Australian regional carrier Rex has called for significantly increased financial help as it moves to shut down all scheduled air services except government-supported routes in Queensland.
The carrier says it will be forced to make the dramatic move from April 6 unless federal and state governments are prepared to underwrite losses of about $A10m a month.
It says an Australian industry rescue package should be in the order of $A4.6 billion to be proportionate to a proposed $US50 billion US airline relief package.
READ: United reinstates some flights to get people home.
It comes as the Australian government has called for people to abandon all but essential domestic air travel and governments in Western Australia, Tasmania, South Australia and the Northern territory have imposed restrictions on inbound travelers.
Rex services to remain unaffected include Ambulance Victoria fixed-wing air ambulance services, charter contracts with mining companies, freight services and pilot training at its pilot academies in Victoria and New South Wales.
Travel demand has already plummeted and Rex expects it to be down by 80 percent as the result of new restrictions imposed by governments. In normal times, the airline operated 60 Saab aircraft to 60 destinations.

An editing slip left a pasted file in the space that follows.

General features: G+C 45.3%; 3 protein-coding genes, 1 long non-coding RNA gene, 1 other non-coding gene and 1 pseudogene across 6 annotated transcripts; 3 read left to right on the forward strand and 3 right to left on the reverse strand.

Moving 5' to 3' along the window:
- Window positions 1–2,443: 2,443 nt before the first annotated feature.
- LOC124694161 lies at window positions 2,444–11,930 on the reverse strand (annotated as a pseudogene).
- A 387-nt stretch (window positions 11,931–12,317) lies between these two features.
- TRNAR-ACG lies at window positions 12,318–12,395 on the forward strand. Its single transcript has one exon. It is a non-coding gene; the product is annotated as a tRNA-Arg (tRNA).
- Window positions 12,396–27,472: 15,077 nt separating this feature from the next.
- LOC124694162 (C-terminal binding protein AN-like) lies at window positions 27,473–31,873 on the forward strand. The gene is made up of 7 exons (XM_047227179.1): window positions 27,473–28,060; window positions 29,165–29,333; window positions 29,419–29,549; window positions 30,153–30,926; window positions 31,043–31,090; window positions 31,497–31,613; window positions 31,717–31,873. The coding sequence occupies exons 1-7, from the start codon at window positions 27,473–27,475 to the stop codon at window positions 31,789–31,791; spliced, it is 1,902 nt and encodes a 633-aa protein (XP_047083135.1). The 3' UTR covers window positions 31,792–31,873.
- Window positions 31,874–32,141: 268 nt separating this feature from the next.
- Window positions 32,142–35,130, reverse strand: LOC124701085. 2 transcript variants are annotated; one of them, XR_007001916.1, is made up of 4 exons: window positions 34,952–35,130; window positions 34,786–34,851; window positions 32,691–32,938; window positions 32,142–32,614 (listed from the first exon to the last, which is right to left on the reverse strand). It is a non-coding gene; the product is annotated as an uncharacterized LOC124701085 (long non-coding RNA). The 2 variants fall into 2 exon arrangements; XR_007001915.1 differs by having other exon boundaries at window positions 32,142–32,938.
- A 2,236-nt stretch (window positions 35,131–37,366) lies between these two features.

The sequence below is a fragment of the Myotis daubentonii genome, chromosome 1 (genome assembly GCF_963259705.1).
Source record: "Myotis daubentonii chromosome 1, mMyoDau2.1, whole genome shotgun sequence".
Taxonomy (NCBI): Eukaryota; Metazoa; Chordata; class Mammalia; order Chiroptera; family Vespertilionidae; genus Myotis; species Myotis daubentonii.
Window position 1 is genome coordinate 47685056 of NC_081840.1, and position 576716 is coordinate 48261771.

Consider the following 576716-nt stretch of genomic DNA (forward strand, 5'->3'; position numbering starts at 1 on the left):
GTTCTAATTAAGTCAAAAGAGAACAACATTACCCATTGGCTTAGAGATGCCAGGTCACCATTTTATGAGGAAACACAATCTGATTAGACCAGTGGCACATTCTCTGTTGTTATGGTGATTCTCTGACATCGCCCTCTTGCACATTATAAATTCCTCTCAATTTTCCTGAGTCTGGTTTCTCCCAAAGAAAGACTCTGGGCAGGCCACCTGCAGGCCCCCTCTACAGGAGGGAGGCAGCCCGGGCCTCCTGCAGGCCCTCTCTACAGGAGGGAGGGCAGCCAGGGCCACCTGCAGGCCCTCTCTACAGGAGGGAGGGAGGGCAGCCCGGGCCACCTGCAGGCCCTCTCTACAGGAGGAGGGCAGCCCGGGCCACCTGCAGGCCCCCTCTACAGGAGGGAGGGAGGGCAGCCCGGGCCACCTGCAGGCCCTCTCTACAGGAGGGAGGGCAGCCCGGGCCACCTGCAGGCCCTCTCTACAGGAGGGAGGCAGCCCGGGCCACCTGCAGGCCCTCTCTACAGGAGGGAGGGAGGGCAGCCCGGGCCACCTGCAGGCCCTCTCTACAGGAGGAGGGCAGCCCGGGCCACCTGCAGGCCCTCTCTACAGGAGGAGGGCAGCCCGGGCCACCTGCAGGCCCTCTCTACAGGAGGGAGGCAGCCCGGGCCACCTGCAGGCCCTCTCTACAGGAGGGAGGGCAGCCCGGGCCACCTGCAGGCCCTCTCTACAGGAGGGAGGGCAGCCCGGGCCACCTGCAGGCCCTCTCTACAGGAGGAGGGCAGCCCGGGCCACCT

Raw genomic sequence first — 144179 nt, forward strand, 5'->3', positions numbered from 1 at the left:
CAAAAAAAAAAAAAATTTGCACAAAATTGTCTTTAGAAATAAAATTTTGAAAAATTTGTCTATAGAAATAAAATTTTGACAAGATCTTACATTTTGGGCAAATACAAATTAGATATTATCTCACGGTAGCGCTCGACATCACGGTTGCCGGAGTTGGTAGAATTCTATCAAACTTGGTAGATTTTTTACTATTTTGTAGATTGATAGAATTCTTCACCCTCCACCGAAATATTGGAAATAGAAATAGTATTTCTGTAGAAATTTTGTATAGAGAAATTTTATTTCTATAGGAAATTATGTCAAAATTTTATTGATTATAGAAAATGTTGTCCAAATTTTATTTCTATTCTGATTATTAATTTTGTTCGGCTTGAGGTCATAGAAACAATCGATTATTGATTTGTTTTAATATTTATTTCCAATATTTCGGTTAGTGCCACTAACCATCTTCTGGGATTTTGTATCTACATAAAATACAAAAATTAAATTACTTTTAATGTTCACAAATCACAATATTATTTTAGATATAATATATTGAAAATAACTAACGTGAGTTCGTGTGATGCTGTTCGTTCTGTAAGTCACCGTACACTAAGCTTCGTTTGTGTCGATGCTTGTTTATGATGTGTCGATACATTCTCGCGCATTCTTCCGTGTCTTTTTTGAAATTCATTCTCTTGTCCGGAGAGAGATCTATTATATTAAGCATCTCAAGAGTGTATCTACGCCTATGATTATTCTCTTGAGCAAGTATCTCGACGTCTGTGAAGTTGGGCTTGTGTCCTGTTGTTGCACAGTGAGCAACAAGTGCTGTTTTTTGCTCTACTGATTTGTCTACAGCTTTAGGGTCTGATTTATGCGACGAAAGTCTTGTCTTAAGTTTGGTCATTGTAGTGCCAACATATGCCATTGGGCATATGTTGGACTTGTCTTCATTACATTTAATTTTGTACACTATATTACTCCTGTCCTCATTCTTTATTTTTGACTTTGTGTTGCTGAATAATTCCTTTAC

The Australian government recently unveiled a $715m rescue package for airlines but the regional carrier says the $A1 million a month direct benefit it receives from the package is far outweighed by the $A10 million a month it would cost to run a recently-announced reduced schedule.
“Rex is supportive of the strong measures taken by the federal and state governments such as the shutting of state borders and imposing a lockdown within the states as well as discouraging all non-essential travel,” Rex deputy chairman John Sharp said.
“These measures will definitely reduce the number of infections from COVID-19,
prevent the health care system from being overwhelmed and save many lives.
“However, tragically for the airline industry, this means that we can expect the year-on-year
reduction of passenger numbers to nosedive to around 80 percent from the 60 percent we are experiencing today.
“There is a tipping point in the airline business beyond which it will no longer be sustainable to operate reduced services.”
Sharp said the airline may be able to reconsider its plans if an assistance package “of sufficient magnitude and availability can be negotiated by the end of the week.”
“Regional air services provide an invaluable and priceless contribution to the socio-economic well-being of local communities throughout regional and remote Australia,” he said.
“State and local Governments should be leading the charge in extreme times like these to assist regional carriers rather than leaving it to the federal government.”